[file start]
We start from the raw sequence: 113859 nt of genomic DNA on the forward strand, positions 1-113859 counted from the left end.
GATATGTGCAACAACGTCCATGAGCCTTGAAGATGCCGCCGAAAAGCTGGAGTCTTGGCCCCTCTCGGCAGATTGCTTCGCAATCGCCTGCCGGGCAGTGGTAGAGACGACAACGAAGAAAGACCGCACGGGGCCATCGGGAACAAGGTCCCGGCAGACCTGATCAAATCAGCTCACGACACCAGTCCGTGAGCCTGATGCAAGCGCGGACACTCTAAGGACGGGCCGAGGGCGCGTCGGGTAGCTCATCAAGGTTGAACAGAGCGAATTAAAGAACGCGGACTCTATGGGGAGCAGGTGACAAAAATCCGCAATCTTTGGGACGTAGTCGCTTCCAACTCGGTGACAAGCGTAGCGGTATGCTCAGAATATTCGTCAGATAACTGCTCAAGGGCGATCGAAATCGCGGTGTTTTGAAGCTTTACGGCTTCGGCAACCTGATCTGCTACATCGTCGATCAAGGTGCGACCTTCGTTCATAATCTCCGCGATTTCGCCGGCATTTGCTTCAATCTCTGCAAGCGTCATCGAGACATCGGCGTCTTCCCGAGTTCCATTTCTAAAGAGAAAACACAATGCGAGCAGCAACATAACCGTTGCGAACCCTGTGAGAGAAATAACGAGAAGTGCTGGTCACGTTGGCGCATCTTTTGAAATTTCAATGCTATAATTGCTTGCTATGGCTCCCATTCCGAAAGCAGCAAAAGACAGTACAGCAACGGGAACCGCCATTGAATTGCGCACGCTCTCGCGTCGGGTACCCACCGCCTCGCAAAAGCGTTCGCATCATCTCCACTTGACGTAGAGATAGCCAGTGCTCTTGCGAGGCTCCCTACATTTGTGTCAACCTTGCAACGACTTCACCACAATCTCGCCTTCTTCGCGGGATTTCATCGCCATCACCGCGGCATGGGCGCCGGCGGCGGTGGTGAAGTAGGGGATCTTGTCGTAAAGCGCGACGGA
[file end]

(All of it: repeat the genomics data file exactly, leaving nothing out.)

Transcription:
We start from the raw sequence: 113859 nt of genomic DNA on the forward strand, positions 1-113859 counted from the left end.
GATATGTGCAACAACGTCCATGAGCCTTGAAGATGCCGCCGAAAAGCTGGAGTCTTGGCCCCTCTCGGCAGATTGCTTCGCAATCGCCTGCCGGGCAGTGGTAGAGACGACAACGAAGAAAGACCGCACGGGGCCATCGGGAACAAGGTCCCGGCAGACCTGATCAAATCAGCTCACGACACCAGTCCGTGAGCCTGATGCAAGCGCGGACACTCTAAGGACGGGCCGAGGGCGCGTCGGGTAGCTCATCAAGGTTGAACAGAGCGAATTAAAGAACGCGGACTCTATGGGGAGCAGGTGACAAAAATCCGCAATCTTTGGGACGTAGTCGCTTCCAACTCGGTGACAAGCGTAGCGGTATGCTCAGAATATTCGTCAGATAACTGCTCAAGGGCGATCGAAATCGCGGTGTTTTGAAGCTTTACGGCTTCGGCAACCTGATCTGCTACATCGTCGATCAAGGTGCGACCTTCGTTCATAATCTCCGCGATTTCGCCGGCATTTGCTTCAATCTCTGCAAGCGTCATCGAGACATCGGCGTCTTCCCGAGTTCCATTTCTAAAGAGAAAACACAATGCGAGCAGCAACATAACCGTTGCGAACCCTGTGAGAGAAATAACGAGAAGTGCTGGTCACGTTGGCGCATCTTTTGAAATTTCAATGCTATAATTGCTTGCTATGGCTCCCATTCCGAAAGCAGCAAAAGACAGTACAGCAACGGGAACCGCCATTGAATTGCGCACGCTCTCGCGTCGGGTACCCACCGCCTCGCAAAAGCGTTCGCATCATCTCCACTTGACGTAGAGATAGCCAGTGCTCTTGCGAGGCTCCCTACATTTGTGTCAACCTTGCAACGACTTCACCACAATCTCGCCTTCTTCGCGGGATTTCATCGCCATCACCGCGGCATGGGCGCCGGCGGCGGTGGTGAAGTAGGGGATCTTGTCGTAAAGCGCGACGGA